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Electronic Arts = Scumbags

Greed is good, or so the executives of Electronic Arts learned from the 1980s movie Wall Street. As such, they continually make decisions for their full retail release games based upon the business model of free-to-play mobile games.

The last several years have seen grotesque increases in the cost of games to gamers. EA would disagree with that, they would tell you that they have been doing gamers a favor by keeping their retail games at the same affordable $60 they have been since 2006. Except that isn't true. They invented the “online code” method of killing off game resale, placing a code on a piece of paper in a new release to allow online gameplay — so that any fool who purchases the game used will have to pay EA again for the same game they had already sold. But double charging for the same retail package wasn't enough. They started working with retailers to push pre-orders, in an effort to make money on a game before it was released, including assets with every single copy of a game and gating them based on A) whether it was pre-ordered and B) where it was pre-ordered from. These are typically cosmetic, but over the years they have become bigger and better, having a real impact on the gameplay or the player's effectiveness in online play.

As is the case with all corporations, profits are the goal. So, in an effort to ramp up the profits a bit more collectors editions of games were created, initially with physical tchotchkies for the gamer, but over time nothing more than digital bonuses. Thus began the era of the standard game (the one EA will gladly point out is the same price as 11 years ago), the silver edition, the gold edition, the platinum edition, the diamond edition, the collectors edition, the super collectors edition, the hand-over your paycheck edition, etc. ad nauseum. The best part of these splintered versions of the same game on the exact same disc with “bonus content”, especially when buying from EA, is that these unlocks require a connection to the Internet and if the publisher shuts off a server, your bonus content is gone, or worse, your game is gone.

This week Battlefront II is being released, a game that has been embroiled in controversy since the beta testing showed that it was clearly a pay-to-win game with all progression tied to random chance that could be accelerated with cash. All progression was tied to loot boxes — recently brought to the mainstream by Activision-Blizzard's Overwatch last year. While Overwatch's loot box system is dispicable, the actual game mechanics and progression are not tied to the loot boxes, unlike Battlefront II. EA made some adjustments, but ultimately left the system mostly untouched with all but the highest level of upgrades and perks still available via loot box gambling. Now, this is not exclusive to EA or even just EA and Activision-Blizzard, all of the major publishers (with the notable exception of Nintendo) have released games in 2017 with a loot box system to keep customers paying long after they've bought their $60 game, $40 in DLC, and $40 season pass.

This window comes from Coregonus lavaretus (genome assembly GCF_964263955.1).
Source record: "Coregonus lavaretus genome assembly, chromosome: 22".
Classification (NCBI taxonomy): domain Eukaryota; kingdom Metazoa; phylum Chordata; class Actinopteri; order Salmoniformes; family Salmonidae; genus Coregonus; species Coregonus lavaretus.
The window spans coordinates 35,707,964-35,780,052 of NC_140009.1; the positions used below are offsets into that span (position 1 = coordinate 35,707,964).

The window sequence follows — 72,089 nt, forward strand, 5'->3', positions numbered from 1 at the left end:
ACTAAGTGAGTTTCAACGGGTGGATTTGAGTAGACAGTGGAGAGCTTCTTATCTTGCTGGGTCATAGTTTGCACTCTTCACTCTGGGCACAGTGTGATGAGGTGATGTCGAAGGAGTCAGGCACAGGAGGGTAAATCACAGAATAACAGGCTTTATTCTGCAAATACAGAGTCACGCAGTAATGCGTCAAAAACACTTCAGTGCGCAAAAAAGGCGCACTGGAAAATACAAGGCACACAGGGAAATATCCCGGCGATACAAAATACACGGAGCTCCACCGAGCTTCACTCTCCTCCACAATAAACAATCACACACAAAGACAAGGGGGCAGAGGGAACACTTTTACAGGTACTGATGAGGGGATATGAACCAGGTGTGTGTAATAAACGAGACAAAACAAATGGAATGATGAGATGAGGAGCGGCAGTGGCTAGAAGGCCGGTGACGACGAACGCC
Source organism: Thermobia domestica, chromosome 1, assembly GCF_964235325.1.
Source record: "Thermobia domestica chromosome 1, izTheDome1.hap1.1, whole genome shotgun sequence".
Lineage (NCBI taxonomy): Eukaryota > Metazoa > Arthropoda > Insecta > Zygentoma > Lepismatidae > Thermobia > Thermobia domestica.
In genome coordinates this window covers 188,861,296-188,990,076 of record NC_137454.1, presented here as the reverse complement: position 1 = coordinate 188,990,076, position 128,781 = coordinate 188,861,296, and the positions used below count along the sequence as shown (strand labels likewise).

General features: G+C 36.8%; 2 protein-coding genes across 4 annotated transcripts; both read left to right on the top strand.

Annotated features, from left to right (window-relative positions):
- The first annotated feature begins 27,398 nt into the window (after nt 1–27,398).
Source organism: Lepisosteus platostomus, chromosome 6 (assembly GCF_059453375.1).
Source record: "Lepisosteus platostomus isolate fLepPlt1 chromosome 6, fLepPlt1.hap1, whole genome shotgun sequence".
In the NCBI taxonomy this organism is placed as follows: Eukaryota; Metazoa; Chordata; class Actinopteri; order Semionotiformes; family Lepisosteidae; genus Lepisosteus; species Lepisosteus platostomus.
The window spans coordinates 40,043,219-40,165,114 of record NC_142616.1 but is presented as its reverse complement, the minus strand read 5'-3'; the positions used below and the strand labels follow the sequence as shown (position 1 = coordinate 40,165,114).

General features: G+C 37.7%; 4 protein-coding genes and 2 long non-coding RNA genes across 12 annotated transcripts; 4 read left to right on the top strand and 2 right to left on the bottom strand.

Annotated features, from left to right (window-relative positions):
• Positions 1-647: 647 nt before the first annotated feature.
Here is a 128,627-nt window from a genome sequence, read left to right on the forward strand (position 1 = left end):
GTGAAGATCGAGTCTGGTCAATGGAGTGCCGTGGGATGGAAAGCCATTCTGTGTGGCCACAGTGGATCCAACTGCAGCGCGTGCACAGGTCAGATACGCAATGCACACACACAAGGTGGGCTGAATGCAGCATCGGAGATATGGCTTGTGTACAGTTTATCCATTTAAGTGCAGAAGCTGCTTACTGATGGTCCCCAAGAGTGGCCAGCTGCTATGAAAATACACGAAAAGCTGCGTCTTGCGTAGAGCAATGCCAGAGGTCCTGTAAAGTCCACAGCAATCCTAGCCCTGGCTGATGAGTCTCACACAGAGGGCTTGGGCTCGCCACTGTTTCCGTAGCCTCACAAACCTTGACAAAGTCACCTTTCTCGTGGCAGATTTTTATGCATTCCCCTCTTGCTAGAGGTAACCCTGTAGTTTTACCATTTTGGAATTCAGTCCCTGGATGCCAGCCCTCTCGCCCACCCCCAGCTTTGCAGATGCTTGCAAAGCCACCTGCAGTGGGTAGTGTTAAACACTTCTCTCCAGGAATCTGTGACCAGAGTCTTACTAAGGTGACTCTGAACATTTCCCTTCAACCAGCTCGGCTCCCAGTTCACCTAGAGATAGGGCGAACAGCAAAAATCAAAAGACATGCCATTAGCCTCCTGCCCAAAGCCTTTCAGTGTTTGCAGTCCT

Overwatch is 100% to blame for the insertion of loot boxes to games as a widespread business practice. Their success in milking their customers has led to the point where EA finds it to be acceptable to put a game's actual progression behind a paywall or burdensome grind. The defense EA gives themselves is that all of the items are available without paying 1 penny more, but that argument is worthless. Worthless, because the time sink required to grind out for a chance to gamble on a loot box to progress, the items available for direct unlock (via in game credits) require 10s of hours to unlock and the strength of gear is behind a grind of both in game credits and crafting materials. The industry's insidious practice is to insert multiple currencies in the game, with some available for purchase with real-life money. It is the real-life money currency that is most effective, and thus the most convenient way to progress. Which would be less evil of a business practice if it wasn't gambling to actually get things.